I do not mean to give the impression that the Law should be despised. Neither does Paul intend to leave that impression. The Law ought to be honored. But when it is a matter of justification before God, Paul had to speak disparagingly of the Law, because the Law has nothing to do with justification.
Why confess sin? Is it so we can get rewarded by God? A little extra grace or material good for our troubles, maybe. Maybe, if we make a good confession, we can earn forgiveness? But, how much sin must we confess before we get what's coming to us?
The Law gets a bad rap. There is certainly a negative component to the Law. The work of the Law is very different than the work of the Gospel. If the Gospel’s work is to revive, the Law’s work is to kill. If the Gospel’s work is to cover over sin, the Law’s work is to expose sin.
The law does not end sin, does not make new beings, it only makes matters worse. Where the old continuity is maintained, sin does not end. No matter how much religious pressure is applied, sin only grows. But, Paul has the audacity to say where sin abounded, grace abounded all the more.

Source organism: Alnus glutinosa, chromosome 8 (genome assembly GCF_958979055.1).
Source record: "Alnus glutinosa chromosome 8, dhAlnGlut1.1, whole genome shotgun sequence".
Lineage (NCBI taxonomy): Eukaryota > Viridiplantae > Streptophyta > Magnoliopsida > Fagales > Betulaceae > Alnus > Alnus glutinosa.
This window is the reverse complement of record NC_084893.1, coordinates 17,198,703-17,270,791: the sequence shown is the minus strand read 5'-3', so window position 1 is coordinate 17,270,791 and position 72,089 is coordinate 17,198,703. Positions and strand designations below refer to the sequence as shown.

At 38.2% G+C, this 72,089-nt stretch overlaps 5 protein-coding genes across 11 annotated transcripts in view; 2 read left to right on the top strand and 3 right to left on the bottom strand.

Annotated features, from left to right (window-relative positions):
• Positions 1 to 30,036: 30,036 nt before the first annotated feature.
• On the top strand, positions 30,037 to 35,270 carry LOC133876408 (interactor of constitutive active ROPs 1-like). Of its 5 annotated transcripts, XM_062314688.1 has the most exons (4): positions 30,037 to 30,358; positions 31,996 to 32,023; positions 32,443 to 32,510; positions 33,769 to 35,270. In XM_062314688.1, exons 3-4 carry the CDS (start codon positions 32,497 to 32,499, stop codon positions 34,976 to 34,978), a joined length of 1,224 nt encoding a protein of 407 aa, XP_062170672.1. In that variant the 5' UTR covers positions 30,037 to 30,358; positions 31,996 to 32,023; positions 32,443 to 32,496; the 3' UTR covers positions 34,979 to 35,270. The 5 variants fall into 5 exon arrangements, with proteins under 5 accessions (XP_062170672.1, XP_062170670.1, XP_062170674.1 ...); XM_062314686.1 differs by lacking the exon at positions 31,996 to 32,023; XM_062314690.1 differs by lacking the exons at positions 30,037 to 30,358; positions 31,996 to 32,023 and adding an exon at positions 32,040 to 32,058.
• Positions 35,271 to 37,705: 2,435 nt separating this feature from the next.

Let's face it, Christianity is not for everyone. If you've made such huge strides in holiness that you deem grace a crutch for those still handicapped by sin, if you detect the faint applause of angels clapping their wings at your obedience, if you've led such an exemplary life that you've landed a spot on heaven's honor roll, then you’ll feel like you’re slumming in Christianity.
When man, conscious of his failure to keep God’s command, is constantly urged by the Law to make payment of his debt and confronted with nothing but the terrible wrath of God and eternal condemnation, he cannot but sink into despair over his sins.
The Church is a community. But the Church is not like other communities. That probably sounds arrogant. Is the Church’s community really different from all other communities? Yes. And for reasons that hardly seem evident at first glance.